* Giovannucci, E.L. (2004), "Frequent nut consumption and decreased risk of cholecystectomy in women", American Journal of Clinical Nutrition, Vol. 80 No. 1, pp. 76-81. * Beckingham, I.J. (2001), "ABC of diseases of liver, pancreas, and biliary system: gallstone disease," British Medical Journal, Vol. 13, January. * Kris-Etherton, P.M. (2001), "The effects of nuts on coronary heart disease risk", Nutrition Reviews, Vol. 59 No. 4, pp. 103-11. * Hu, F.B., Manson, J.E. and Willett, W.C. (2001), "Types of dietary fat and risk of coronary heart disease: a critical review", Journal of the American College of Nutrition, Vol. 20 No. 1, pp. 5-19. * McManus, K., Antinoro, L. and Sacks, F. (2001), "A randomised controlled trial of a moderate fat, low-energy diet with a low fat, low-energy diet for weight loss in overweight adults", International Journal of Obesity, Vol. 7 No. 5, pp. 1503-11. * Jiang, R., Manson, J.E., Stampfer, M.J., Liu, S., Willett, W.C. and Hu, F.B. (2002), "A prospective study of nut consumption and risk of type II diabetes in women", Journal of the American Medical Association, Vol. 288 No. 20, pp. 2554-60. For further information on the nutritional benefits of peanuts and peanut butter, visit Web site: www.peanutsusa.org.uk/su4, or please contact: Jennette Higgs, Consultant Nutritionist/ Dietitian and Media Specialist for the American Peanut Council. E-mail: jennette@foodtofit.co.uk; Tel: 01327 354632.

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Subjects: Author(s): Document features: Section: Source type: ISSN: ProQuest document ID: Text Word Count Peanuts, Diet, Health risk assessment, Gallbladder, Gallstones Anonymous references Food facts Periodical 00346659 774563311 1020

Document types: Feature

Publication title: Nutrition and Food Science. Bradford: 2004. Vol. 34, Iss. 6; pg. 285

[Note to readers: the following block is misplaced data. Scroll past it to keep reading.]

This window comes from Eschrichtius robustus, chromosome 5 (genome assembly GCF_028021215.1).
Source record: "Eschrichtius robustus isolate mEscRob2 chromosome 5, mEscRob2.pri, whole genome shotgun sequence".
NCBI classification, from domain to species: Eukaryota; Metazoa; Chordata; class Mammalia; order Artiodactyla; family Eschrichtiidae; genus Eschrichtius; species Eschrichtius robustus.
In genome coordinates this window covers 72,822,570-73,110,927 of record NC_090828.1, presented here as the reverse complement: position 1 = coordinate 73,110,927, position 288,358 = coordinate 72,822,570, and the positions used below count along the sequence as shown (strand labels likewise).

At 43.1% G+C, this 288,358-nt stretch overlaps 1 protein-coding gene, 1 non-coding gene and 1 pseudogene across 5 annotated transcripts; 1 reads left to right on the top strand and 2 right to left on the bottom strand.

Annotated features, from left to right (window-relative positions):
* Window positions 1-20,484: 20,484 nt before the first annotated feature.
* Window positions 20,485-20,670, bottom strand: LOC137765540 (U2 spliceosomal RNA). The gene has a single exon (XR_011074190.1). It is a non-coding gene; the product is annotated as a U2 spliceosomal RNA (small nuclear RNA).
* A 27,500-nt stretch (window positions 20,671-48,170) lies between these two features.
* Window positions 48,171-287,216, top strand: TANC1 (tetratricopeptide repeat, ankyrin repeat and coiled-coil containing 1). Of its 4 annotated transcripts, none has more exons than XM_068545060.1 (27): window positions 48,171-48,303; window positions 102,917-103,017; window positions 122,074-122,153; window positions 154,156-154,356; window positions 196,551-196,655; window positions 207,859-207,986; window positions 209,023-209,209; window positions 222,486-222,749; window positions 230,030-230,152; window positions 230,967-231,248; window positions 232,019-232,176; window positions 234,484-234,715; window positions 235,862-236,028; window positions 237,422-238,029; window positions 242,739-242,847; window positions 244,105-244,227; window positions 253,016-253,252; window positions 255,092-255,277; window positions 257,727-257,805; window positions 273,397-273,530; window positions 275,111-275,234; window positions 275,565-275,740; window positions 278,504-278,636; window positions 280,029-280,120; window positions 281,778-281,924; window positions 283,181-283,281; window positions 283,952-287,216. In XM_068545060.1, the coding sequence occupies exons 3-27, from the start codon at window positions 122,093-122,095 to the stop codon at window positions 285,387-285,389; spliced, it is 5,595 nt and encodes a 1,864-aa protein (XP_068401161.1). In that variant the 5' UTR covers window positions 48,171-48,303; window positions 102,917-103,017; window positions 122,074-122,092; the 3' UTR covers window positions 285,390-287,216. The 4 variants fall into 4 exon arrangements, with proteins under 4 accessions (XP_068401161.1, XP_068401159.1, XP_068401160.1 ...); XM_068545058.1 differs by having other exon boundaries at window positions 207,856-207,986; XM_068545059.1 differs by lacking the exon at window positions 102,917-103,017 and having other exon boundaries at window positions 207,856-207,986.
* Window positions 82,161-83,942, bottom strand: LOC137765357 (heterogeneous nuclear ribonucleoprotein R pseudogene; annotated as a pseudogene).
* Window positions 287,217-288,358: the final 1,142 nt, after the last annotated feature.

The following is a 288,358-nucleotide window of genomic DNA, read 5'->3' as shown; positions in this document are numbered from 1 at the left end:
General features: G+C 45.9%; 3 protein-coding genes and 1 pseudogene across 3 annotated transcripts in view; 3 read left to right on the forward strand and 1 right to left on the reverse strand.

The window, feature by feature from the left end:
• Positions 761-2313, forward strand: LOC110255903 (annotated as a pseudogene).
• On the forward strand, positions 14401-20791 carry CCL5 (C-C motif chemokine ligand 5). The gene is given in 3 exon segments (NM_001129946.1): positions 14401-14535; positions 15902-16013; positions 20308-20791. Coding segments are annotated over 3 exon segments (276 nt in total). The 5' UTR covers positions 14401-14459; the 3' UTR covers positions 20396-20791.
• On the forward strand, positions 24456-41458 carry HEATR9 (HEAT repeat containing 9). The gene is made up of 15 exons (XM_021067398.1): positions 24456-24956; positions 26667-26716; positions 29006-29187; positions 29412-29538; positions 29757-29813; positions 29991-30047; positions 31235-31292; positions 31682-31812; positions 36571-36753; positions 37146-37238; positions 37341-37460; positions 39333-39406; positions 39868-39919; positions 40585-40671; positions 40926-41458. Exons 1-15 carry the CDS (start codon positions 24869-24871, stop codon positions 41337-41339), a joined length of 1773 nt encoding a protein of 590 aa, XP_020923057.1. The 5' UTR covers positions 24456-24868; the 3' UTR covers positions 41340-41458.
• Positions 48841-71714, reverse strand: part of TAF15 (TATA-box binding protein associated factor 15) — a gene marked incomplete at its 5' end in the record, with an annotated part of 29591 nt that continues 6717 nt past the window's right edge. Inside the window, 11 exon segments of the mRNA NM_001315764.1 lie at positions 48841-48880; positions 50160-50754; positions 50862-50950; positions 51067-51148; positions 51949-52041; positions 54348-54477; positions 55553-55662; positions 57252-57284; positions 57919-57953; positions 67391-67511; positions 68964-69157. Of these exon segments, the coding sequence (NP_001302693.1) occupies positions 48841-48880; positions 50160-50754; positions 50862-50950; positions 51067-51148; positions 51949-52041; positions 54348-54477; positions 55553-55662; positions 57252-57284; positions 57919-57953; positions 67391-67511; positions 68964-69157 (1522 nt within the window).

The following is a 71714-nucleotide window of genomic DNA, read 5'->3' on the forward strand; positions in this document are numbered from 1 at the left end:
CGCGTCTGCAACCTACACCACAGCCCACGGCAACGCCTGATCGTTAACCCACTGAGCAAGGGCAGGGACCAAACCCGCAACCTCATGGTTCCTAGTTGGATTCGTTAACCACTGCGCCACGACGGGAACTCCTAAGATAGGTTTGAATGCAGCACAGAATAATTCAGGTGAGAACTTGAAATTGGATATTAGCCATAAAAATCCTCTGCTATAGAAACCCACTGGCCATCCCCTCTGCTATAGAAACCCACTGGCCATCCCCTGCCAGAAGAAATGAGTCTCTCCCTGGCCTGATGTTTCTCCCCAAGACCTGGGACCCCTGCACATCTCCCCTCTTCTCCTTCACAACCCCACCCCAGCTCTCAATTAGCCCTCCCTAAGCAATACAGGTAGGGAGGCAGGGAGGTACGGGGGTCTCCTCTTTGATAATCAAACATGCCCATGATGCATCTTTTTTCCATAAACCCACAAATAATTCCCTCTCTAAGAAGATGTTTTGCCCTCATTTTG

Document URL: http://proquest.umi.com/pqdweb? did=774563311&sid=2&Fmt=3&clientId=98602&RQT=309&VName=PQD
Gallstones are the most common and costly digestive disease in the United States, causing more than 800,000 hospitalizations annually at estimated cost of over five billion dollars. More than 20 million Americans have gallstones and approximately one million new cases are diagnosed each year. Women are twice as likely as men to develop gallstones; the higher prevalence of gallstones in women is thought to be caused by multiple pregnancies, obesity, and rapid weight loss. Well over half a million people undergo cholecystectomy (surgical removal of the gallbladder) each year.

The normal function of the gallbladder is to store bile produced by the liver, and to aid in the digestion and absorption of fats in the duodenum (the first portion of the small intestine). Gallstones compose a solid formation of cholesterol and bile salts. However, research shows that approximately 80 to 90 percent of all gallstones are cholesterol gallstones which form when the liver begins secreting bile that is abnormally saturated with cholesterol. The excess cholesterol crystallizes and then forms stones which are stored in the gallbladder or the cystic duct. Gallstones can also form due to low levels of bile acids and bile lecithin.
Who Is At Risk For Gallstones? When I was diagnosed with gallstones at 26, I was told that the typical gallstone patient was fair, fat, and forty. Today gallstones are seen in younger patients, perhaps due to the large amount of fast foods being consumed. My daughter went through five years of vomiting beginning at age 15, leading me to almost believe that she was bulimic, before she was diagnosed with gallstones at age 20. Risk factors which can lead to increased incidence of gallstones include the "Four Fs:" fat, female, fertile, and flatulent, as well as sickle cell disease (bilirubin), cirrhosis, Crohn's disease, diabetes, pancreatic disease, and hyperparathyroidism. When the

symptoms of gallstones occur they are often called an "attack" because they occur suddenly. The typical gallstone attack includes:
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Steady, severe pain in the upper abdomen that increases rapidly and lasts from 30 minutes to several hours. Pain in the back between the shoulder blades. Pain under the right shoulder. Nausea or vomiting.

Gallstone attacks often follow fatty meals, and they may occur during the night. Although I was lucky not to have too much nausea and vomiting with my gallstones, one of my most vivid childhood memories is of my mother up at night, in the bathroom, vomiting. Other symptoms of gallstones include:

Abdominal bloating.

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Recurring intolerance of fatty foods. Colic. Belching. Gas. Indigestion.

The following symptoms are indication that you should seek immediate medical attention:
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Sweating. Chills. Low-grade fever. Yellowish color of the skin or whites of the eyes. Clay-colored stools.